For super funds and their advisers

Big picture worry over investor low-carbon aims

•9-Hendrik-du-Toit

With COP26 a turning point in net-zero thinking, at least for investors and managers, Ninety One has expressed concern over insufficient focus on ‘real world decarbonisation’.

The global multi-asset and specialist manager is presenting its 2022 investment outlooks presentation, ‘The Challenges of Normalisation’, this week (from December 6). In it, Hendrik du Toit, Ninety One’s founder and chief executive, said his firm had its sights set on a date further in the future than next year – 2050.

To have any hope of the world reaching the target net zero emissions by that year, investors must direct capital to reducing real-world emissions, rather than focusing on “short-term feel-good carbon targets”, he said.

This was the first of the COP series of climate meetings (held last month in Glasgow) where the finance sector was present in force.

At COP26 there was also a growing recognition that we need to support the emerging world’s net zero transition, and that it will necessarily be slower,” du Toit said.

“This is important because there is now an honest conversation about how we can build a realistic net zero pathway for the whole world, including emerging markets.”

He said: “My concern is that the initial drive for net zero focused largely on creating low-carbon portfolios. It’s not difficult for investors, in developed countries especially, to divest from ‘dirty’ industries, most of which are based in emerging markets.

“But that risks starving the real world of the capital it needs to transition and leaving high-carbon assets in the hands of less scrupulous owners with no interest in decarbonization. Ninety One is arguing strongly for a focus on financing real-world, sustainable emissions reductions rather than creating low-carbon portfolios.”

Ninety One says that investors can support the net zero transition in two ways:

  • remain invested in companies and engage with them to support their transitions, and
  • invest in companies whose products and services are enabling or accelerating the transition to net zero.

The outlook presentation includes the specific observations of four investment department heads: Simon Brazier, co-head of Quality and PM of the UK Alpha Fund; Deirdre Cooper, co-head of Thematic Equity and co-PM of the Global Environment Fund; John Stopford, head of Multi-Asset Income and co-PM of Diversified Income and Global Income Opportunities Funds; and, Jeff Boswell, head of alternative credit and co-PM of the Global Total Return Credit Fund.

Simon Brazier said that margins were set to come under pressure in 2022, but the key was to pick those businesses still able to grow their profits.

On the one hand, “things could be quite tricky in 2022”, he said. There could well be a tightening in the monetary cycle with consumers asked to take on quite a bit of the burden.

One the other hand, more optimistically, if there was a post-pandemic normalisation with consumers back out spending, there might be certain areas of the economy, such as leisure and travel, doing much better.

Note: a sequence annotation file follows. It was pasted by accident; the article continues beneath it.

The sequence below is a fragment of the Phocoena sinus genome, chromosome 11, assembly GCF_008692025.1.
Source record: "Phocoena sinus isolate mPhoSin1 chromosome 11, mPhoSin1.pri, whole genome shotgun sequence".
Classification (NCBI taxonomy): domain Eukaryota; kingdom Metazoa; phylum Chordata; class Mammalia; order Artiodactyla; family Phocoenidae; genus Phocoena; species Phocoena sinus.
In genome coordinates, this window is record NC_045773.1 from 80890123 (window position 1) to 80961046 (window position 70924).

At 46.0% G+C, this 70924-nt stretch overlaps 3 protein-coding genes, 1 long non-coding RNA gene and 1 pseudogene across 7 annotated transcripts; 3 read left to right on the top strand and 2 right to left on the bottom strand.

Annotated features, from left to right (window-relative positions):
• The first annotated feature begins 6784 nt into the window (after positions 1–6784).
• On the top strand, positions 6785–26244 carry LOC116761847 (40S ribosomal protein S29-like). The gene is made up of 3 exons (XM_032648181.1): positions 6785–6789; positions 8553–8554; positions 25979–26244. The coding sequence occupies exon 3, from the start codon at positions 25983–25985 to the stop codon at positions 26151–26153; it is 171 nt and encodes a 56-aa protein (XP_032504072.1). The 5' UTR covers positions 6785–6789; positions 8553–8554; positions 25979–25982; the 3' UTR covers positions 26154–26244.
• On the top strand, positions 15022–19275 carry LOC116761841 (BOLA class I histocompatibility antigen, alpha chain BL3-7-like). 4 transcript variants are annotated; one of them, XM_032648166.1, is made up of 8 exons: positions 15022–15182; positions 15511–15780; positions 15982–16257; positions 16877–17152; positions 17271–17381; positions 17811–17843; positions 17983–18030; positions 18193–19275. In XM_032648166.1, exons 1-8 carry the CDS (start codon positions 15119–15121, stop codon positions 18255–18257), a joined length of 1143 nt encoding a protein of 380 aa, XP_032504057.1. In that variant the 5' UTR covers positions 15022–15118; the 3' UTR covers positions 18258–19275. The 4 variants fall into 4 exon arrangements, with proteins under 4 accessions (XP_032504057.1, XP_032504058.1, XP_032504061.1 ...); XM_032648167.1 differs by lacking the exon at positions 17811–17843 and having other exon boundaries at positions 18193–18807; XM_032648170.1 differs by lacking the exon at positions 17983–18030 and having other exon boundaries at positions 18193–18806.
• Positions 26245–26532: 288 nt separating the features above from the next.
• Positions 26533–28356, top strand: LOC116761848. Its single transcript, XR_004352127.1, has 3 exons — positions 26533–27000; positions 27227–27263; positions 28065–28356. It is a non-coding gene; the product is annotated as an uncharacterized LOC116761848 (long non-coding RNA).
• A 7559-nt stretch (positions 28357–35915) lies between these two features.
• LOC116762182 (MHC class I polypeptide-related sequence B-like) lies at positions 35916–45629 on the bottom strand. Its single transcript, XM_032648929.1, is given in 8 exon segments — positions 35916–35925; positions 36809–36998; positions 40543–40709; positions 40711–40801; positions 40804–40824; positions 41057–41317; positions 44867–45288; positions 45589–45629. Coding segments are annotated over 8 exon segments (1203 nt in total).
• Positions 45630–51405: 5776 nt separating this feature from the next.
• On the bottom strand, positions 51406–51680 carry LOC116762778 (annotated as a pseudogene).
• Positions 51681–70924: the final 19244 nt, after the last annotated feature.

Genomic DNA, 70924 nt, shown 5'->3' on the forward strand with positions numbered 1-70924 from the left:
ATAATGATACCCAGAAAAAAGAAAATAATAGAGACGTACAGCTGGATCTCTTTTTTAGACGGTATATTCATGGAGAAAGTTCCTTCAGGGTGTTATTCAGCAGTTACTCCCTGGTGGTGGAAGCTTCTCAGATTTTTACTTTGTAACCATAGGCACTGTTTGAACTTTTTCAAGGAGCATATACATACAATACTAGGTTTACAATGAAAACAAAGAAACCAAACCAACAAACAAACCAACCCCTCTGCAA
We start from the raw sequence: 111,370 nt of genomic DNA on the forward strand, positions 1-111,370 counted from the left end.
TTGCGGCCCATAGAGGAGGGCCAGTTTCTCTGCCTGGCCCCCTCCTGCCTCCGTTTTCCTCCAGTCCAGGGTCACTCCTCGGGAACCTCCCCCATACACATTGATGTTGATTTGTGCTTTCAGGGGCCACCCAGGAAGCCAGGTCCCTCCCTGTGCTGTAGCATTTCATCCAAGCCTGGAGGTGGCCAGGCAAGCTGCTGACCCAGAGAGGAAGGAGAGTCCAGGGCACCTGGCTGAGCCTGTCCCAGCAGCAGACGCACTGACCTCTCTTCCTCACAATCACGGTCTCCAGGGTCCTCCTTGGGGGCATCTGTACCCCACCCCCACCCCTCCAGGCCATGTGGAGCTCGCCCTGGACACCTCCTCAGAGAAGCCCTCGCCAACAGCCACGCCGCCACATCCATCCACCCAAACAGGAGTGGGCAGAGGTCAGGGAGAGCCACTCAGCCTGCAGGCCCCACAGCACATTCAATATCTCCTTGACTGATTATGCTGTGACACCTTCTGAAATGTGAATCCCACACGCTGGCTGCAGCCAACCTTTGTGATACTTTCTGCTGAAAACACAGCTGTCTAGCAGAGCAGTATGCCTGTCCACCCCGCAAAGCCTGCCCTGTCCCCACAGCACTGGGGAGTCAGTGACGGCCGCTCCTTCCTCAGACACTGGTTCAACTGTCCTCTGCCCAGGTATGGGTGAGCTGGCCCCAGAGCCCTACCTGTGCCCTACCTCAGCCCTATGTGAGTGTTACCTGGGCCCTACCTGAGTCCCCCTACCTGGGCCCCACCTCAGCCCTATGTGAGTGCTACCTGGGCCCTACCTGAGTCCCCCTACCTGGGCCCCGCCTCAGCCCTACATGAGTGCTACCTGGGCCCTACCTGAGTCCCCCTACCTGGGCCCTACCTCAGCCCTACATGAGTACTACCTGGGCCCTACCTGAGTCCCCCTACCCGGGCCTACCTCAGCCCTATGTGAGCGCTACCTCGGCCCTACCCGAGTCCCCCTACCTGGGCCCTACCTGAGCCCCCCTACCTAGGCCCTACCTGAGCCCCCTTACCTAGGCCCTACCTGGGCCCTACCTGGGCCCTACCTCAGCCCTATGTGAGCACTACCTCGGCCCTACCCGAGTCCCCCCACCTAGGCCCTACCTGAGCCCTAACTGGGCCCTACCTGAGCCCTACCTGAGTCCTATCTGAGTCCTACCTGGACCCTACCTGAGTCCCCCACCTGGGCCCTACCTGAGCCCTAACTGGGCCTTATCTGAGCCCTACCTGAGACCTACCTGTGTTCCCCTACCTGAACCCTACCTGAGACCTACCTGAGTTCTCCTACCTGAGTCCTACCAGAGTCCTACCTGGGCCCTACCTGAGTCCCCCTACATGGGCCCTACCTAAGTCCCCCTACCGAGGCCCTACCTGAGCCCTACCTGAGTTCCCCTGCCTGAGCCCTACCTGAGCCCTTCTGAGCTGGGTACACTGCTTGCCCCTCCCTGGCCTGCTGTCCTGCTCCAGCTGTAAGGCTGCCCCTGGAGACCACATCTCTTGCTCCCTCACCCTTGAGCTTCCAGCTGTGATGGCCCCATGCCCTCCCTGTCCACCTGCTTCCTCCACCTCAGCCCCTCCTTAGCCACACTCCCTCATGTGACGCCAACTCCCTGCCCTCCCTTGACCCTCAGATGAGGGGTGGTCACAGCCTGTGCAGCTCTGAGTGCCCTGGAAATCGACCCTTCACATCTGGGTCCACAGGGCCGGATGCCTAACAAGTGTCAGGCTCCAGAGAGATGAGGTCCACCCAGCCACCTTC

Deirdre Cooper said the intensifying focus on tackling climate change was driving growth for a select group of businesses. The main things for investors to watch for were regulatory developments, technology advances and changes in consumer preferences.

As an example in the technology area, Ninety One had been adding exposure to software companies which were looking to make buildings more efficient. There had also been exciting developments in the food sector such as meat-alternative protein.

Supply chains continued to represent a risk, though, with disruptions having pushed up some prices and requiring monitoring.

John Stopford said that “things could actually turn out better”, with respect to interest rate expectations, than the market was beginning to fear. Valuations within income-generating assets looked relatively attractive, both in terms of good quality high-yielding equities and elements of the credit market.

“Next year might start with some of the themes that are playing out currently – caution in terms of both growth and policy – but we expect some pretty exciting opportunities for resilient income investors, such as ourselves, particularly from the bottom up,” he said.

Jeff Boswell said investors should prepare for a shift in conditions and increasing dispersion in the performance of companies. Credit markets at the aggregate level looked expensive but looking beneath the surface there was significant differentiation between markets, some offering “compelling valuations for the active investor able to cast a wide net”.

For instance, in US high yield, the highest and lowest quality parts of the market were particularly expensive, but this masked attractively valued opportunities in the middle-rated categories.

He said that this year was about dynamically allocating across global credit markets to capture the rally as economies reopened. Next year would be more about focusing on the more defensive areas of the market which offered the right balance of yield and downside protection.

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